The golden rule is healthy eating, being physically active, no smoking, no harmful use of alcohol, or drugs including abusing prescription drugs. Stress management and healthy sexual and reproductive are equally important. With the exception of the genetic (an abnormality which affects the genes) and hereditary (an illness which is passed from parent to children) diseases, we can prevent or even delay the development of diseases. Many diseases can be prevented by avoiding or minimizing the aforementioned risky behaviors.
Prevention or Preventive Medicine takes account of measures to prevent illness and injury. There are three (3) distinct levels; the Primary level is solely about prevention, the Secondary and Tertiary levels are curative interventions, that is, arresting further deterioration of a medical condition.
Primary Prevention: “Prevention is better than cure”
The promotion of healthy habits and practices must be a significant investment by individuals, families, communities and governments. The promotion of healthy lifestyle is for both infectious and chronic diseases. The best measure to prevent infectious diseases such as the cold and flu is proper and frequent hand washing.With respect to babies,breast feeding,is nature’s way of ensuring babies have protection from several childhood infections and diseases.
- Nutrition: eat more fruits and vegetables. Drink 6-8 glasses of water daily.
- Physical Activity: keep active, walk more and drive less when this is practical.
- Tobacco and Alcohol: do not develop these habits; they are addictive, deleterious to health and difficult to treat.
- Screening tests: check with your primary physician about the test that you need to do and at what age.
- Immunization: ensure children are fully immunized for their age. Adults need to have certain adult immunizations such as hepatitis B.
- Sexual and Reproductive Health: do not delay to consult if there are concerns. Sexually transmitted infections must never be ignored.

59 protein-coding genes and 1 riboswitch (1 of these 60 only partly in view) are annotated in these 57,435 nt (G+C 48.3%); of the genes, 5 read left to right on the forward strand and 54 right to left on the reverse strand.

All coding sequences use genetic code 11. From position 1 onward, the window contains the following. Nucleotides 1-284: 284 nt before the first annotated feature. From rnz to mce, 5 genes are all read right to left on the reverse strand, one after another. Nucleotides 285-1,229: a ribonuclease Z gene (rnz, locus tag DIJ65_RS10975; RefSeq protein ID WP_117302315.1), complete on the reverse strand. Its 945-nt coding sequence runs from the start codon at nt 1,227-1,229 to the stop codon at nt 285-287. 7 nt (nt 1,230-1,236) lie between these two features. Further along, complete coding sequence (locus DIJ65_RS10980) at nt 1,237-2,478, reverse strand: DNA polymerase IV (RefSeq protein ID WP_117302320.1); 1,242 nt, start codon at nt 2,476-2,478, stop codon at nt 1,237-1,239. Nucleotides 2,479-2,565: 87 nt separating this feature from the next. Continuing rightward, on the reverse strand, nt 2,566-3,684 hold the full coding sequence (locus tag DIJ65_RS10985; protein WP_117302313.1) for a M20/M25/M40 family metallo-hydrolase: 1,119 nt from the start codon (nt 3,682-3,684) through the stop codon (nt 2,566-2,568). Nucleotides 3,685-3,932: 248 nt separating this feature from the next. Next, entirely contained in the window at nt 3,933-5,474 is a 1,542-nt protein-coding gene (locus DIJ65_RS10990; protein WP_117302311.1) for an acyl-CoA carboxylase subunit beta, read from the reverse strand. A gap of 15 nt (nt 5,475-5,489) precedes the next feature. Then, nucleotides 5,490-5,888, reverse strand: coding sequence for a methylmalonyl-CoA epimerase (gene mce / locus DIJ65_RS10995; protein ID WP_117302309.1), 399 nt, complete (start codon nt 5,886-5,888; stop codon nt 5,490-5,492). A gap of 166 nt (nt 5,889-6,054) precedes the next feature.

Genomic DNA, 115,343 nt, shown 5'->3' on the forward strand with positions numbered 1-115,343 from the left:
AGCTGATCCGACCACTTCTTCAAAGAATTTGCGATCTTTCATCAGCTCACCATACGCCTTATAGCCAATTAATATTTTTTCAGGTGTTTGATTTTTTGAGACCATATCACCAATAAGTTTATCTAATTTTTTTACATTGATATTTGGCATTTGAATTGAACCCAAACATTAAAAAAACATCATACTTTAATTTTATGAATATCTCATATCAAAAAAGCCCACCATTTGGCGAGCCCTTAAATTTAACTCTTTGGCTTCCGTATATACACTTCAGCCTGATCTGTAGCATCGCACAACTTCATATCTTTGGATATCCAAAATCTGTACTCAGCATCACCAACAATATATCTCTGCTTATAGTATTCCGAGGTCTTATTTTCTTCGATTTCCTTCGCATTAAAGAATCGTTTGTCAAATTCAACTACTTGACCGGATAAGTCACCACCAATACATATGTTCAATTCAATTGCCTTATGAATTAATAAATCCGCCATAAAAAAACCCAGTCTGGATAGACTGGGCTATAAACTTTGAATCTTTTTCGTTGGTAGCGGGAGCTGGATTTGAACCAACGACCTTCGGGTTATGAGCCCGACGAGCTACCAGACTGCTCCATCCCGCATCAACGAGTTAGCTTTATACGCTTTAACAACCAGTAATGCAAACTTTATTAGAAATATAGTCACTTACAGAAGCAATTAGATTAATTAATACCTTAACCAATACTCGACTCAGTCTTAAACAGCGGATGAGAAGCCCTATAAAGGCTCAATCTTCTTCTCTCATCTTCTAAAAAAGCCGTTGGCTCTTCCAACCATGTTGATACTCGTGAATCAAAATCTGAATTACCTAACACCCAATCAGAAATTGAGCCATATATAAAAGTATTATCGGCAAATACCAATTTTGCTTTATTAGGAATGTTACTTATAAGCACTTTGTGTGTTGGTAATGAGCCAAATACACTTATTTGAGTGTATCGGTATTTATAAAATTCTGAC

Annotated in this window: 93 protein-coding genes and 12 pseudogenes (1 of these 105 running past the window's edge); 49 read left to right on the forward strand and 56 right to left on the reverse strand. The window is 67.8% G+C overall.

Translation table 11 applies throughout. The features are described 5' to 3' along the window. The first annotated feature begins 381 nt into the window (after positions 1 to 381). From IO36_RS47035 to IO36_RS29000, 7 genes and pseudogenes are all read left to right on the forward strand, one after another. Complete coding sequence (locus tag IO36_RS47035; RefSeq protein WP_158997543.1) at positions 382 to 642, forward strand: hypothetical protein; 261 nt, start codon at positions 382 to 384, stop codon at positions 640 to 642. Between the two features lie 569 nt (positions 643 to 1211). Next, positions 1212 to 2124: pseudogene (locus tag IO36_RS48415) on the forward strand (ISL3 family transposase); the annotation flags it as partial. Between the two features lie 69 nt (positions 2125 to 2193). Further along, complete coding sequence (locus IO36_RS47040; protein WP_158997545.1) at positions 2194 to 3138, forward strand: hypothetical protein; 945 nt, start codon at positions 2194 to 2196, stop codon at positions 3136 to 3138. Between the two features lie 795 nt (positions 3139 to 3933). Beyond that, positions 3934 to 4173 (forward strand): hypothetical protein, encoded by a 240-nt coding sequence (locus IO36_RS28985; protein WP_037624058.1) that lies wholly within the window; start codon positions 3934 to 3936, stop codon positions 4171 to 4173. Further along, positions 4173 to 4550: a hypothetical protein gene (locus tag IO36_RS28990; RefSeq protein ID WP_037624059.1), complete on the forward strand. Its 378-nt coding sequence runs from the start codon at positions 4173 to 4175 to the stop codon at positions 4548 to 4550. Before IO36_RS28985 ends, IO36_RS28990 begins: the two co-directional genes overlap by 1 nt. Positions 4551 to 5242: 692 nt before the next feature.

- Mental Wellness: it is not taboo to see a therapist, doctor, or pastor if you are having emotional struggles. It is actually the best thing you can do for yourself and loved ones.
- Dental/Oral Health: there is now evidence that poor oral health can contribute to heart disease. It is recommended to change your toothbrush every 3 months. Visit the dentist at least once a year but some do advise that it should be twice yearly.
Secondary Prevention: “A stitch in time saves nine”
Once you have an illness or disease, it is important to havethe appropriate, early care to prevent life-threatening complications.
- There are some acute symptoms that warrant an urgent doctor’s visit, such as chest and abdominal pains, fever with a sore throat, joint pains with fever, frequent bouts of vomiting and diarrhea, shortness of breath with fever or chest pain.
- Persons living with a chronic disease such as hypertension, diabetes, heart disease and asthma, need to visit their physician at least every 2-3 months to ensure the condition is well controlled.
- Take your medications as prescribe and report any significant side effects.
Tertiary Prevention: “You may be down but not out”
Having a disability as a result of a disease still requires careful attention to one’s health. So, in the case where one’s leg has been amputated due to diabetic complications or in the instance where one had a stroke resulting from cardiovascular complications, tertiary prevention measures are taken to prevent further complications including an even greater disability.
Apply those tips given for secondary prevention, in addition to these:
- Ask about rehabilitation services
- Allow family and friends to assist you as you work to regain improved function
- Be patient with yourself as you will feel impatient and perhaps depressed having lost your independence (although it could only be temporary).